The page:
Roman Roads

By: Michael Butzer & Connor Halverson


In 500 BC, Roma had a powerful empire that had a vast army and endless acres of land. However, Rome needed a way of communication with its colossal army and it's 113 provinces.The Romans began constructing roads, which at the time they were called viae. They were intended for carrying material from one location to another. People walked or passed with cattle, vehicles, or traffic of any thing along the path. The viae differed from the many other smaller or rougher roads, bridle-paths, drifts, and tracks. This also allowed the armies to get to one place that was having a riot/invasion against the Rome's and they could travel in a couple of days or weeks to put down the trouble.
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To make the roads the Romans used stones, broken stones mixed with cement and sand, cement mixed with broken tiles, curving stones, so the water could drain, and on the top they used tightly packed paving stones. The Roman road system spanned more than 400,000 km of roads, including over 80,500 km of paved roads. When Rome reached the height of its power, 29 military highways ran from the city. At one point in time, there were 372 road links throughout Rome.
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The significance of the roman roads is that people where able to travel from one side of the roman empire in less than a month without getting tired from all the strenuous travel and that where able to bring more with them and where less likely to get stuck in ditches or in holes full of mud. This is very important because the rulers of Rome where now able to take there army and all there equipment and soldiers across the country. The people where also able to take there wares and culture to different provinces of Rome and so cultural diffusion was able to happen in Rome. With all of these roads in central Rome and all of its territories, Rome was able to maintain its magnificent empire.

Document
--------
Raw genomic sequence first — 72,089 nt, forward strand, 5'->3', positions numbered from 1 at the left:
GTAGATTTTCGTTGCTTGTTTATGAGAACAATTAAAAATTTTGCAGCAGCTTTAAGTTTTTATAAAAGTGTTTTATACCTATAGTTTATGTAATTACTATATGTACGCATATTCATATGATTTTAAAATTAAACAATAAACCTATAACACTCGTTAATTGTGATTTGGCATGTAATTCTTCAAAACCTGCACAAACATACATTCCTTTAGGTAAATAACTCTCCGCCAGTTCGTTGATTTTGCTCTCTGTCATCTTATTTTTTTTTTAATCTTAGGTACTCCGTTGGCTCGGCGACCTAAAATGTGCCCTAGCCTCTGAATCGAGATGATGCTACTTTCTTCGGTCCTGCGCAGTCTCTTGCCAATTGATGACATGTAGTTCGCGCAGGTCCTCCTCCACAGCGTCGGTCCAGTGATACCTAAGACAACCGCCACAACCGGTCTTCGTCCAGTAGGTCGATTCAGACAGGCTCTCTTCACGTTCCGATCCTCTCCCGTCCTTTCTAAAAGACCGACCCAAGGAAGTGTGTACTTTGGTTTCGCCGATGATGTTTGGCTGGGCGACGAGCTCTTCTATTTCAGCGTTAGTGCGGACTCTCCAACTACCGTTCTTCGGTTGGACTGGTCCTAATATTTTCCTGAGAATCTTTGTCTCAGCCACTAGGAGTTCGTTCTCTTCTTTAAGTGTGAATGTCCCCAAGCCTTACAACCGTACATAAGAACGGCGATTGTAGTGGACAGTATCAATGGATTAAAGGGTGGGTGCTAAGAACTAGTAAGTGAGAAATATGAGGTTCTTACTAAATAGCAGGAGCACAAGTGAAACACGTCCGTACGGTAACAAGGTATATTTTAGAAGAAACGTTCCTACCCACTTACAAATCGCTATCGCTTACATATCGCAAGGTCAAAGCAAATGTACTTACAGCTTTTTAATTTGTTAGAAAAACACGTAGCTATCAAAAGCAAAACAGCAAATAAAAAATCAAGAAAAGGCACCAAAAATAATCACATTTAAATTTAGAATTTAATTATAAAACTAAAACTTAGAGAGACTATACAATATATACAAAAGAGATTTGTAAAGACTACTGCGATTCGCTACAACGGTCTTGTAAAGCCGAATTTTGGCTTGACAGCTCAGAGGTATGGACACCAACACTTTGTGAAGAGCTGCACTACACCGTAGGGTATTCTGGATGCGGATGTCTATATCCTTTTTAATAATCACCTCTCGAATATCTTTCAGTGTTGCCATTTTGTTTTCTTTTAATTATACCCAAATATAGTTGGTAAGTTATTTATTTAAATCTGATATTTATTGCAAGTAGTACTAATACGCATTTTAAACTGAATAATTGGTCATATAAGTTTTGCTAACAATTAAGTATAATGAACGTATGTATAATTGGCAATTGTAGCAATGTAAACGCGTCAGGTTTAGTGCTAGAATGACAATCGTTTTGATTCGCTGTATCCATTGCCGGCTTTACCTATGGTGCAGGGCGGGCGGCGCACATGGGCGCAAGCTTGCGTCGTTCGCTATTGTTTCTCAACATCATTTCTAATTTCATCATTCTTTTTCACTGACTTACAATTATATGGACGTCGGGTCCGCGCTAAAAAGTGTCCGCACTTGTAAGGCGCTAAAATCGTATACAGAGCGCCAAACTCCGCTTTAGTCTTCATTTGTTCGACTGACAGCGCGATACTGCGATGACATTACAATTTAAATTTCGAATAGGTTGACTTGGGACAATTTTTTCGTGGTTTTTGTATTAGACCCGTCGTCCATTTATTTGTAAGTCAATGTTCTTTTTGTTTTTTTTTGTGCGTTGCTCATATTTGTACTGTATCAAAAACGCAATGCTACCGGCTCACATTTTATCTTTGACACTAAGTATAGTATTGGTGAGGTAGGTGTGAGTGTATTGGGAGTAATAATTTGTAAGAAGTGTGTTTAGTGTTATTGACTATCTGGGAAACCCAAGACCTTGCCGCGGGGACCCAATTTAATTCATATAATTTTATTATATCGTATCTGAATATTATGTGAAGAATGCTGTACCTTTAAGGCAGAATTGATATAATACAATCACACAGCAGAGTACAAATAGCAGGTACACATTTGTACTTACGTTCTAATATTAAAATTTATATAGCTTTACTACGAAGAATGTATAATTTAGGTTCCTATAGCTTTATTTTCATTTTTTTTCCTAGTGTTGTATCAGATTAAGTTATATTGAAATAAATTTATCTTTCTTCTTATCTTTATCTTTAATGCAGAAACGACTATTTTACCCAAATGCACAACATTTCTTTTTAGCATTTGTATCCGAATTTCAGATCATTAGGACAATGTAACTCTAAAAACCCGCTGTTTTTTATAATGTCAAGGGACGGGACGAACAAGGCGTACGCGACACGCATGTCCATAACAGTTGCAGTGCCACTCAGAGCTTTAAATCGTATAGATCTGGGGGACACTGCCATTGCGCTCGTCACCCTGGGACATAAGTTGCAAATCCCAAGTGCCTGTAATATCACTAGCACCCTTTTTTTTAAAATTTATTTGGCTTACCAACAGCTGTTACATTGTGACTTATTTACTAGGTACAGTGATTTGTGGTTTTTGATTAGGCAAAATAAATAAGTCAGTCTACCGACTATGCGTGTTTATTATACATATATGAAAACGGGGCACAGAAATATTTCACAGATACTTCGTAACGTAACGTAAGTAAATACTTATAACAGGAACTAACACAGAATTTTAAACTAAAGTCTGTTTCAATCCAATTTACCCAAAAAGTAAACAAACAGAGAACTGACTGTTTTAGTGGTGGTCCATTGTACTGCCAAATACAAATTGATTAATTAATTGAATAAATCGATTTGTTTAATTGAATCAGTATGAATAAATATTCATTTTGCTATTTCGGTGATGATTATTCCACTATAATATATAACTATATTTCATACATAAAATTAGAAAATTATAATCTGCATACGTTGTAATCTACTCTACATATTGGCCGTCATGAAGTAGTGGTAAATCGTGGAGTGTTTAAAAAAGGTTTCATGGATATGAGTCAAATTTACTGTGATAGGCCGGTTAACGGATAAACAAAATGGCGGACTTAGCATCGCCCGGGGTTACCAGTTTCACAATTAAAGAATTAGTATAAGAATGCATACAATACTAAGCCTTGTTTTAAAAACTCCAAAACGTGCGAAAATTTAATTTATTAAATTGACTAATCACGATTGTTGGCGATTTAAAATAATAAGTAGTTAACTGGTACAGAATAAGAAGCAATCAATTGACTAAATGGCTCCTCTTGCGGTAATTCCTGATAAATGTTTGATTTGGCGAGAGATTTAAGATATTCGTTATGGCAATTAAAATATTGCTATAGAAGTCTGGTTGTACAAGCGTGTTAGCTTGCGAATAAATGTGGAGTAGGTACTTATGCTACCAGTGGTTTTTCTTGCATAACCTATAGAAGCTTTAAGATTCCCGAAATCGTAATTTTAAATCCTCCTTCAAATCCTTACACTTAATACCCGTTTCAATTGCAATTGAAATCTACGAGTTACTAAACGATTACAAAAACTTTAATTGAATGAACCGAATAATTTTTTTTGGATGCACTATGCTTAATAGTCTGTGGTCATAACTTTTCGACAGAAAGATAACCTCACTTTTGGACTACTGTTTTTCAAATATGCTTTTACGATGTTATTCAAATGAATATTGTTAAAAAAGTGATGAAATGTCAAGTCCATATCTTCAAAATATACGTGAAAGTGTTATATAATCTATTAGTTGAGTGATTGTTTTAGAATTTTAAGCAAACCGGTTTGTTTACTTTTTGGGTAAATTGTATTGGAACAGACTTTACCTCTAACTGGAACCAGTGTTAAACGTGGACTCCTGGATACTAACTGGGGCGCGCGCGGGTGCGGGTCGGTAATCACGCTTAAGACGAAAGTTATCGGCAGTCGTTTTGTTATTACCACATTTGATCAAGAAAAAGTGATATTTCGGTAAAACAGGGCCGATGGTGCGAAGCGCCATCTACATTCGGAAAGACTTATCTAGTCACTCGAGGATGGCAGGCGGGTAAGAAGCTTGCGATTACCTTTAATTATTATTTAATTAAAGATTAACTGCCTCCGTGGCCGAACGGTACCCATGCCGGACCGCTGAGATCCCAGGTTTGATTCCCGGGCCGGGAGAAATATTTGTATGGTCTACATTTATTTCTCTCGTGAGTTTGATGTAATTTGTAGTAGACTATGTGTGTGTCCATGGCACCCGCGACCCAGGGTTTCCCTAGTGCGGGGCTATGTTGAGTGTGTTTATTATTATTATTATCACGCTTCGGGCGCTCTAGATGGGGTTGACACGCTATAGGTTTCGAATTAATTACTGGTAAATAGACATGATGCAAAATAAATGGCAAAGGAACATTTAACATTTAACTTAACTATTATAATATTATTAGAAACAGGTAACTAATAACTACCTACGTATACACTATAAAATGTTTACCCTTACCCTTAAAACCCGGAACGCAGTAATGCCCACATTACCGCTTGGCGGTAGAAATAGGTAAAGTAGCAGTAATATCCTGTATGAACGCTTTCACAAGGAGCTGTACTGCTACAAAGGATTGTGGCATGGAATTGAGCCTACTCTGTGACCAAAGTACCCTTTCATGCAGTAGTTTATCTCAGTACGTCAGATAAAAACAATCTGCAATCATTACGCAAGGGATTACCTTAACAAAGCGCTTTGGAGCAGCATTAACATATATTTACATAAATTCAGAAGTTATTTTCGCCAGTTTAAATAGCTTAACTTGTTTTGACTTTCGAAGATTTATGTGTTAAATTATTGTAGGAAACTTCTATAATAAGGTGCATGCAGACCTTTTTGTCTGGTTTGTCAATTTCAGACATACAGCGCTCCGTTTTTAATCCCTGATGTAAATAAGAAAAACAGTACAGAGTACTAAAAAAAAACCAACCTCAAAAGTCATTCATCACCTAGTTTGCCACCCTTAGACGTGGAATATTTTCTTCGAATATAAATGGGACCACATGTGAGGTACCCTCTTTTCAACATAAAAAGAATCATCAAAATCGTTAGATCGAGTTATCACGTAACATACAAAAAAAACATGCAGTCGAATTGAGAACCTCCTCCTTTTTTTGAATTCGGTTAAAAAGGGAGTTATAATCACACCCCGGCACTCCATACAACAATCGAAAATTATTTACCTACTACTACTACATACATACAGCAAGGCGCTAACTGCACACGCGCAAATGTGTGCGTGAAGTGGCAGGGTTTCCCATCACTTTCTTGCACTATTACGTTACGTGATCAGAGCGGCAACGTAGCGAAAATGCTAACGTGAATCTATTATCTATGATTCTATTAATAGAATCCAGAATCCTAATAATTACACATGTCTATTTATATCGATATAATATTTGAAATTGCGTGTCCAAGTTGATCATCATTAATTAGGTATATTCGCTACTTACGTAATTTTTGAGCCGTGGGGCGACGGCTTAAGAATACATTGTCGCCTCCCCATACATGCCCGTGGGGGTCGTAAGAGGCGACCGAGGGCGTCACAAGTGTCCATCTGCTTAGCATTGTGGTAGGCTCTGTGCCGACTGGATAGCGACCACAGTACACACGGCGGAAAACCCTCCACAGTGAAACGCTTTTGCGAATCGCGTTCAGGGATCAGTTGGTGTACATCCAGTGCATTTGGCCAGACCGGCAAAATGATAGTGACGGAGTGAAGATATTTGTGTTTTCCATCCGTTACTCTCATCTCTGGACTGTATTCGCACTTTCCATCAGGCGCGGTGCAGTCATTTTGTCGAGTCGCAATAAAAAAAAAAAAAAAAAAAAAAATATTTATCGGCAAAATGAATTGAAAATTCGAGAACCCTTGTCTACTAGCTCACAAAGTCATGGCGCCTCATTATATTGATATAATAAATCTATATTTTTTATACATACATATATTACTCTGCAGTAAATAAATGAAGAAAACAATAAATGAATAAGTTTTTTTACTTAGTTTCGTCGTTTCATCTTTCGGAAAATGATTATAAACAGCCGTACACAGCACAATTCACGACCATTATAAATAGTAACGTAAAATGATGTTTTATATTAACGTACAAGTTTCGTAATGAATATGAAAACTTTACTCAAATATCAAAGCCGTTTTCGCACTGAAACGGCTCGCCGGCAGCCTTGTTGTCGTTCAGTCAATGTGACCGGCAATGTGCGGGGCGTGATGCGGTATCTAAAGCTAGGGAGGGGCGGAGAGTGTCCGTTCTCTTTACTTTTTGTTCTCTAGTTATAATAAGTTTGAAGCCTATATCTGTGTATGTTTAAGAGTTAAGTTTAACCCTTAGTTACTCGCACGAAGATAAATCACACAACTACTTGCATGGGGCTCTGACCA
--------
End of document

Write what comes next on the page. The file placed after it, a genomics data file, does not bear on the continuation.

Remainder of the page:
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Major Roads In Rome

  • *Via Aemilia, from Rimini to Placentia
  • **Via Appia, the Appian Way (312 BC) from Rome to Apulia
  • **Via Aurelia (241 BC) from Rome to France
  • **Via Cassia, from Rome to Tuscany
  • *Via Flaminia (220 BC) from Rome to Rimini
  • Via Raetia, from Verona north across the Brenner Pass
  • **Via Salaria, from Rome to the Adriatic Sea

*- Means parts of it are still intact

**- Still alive

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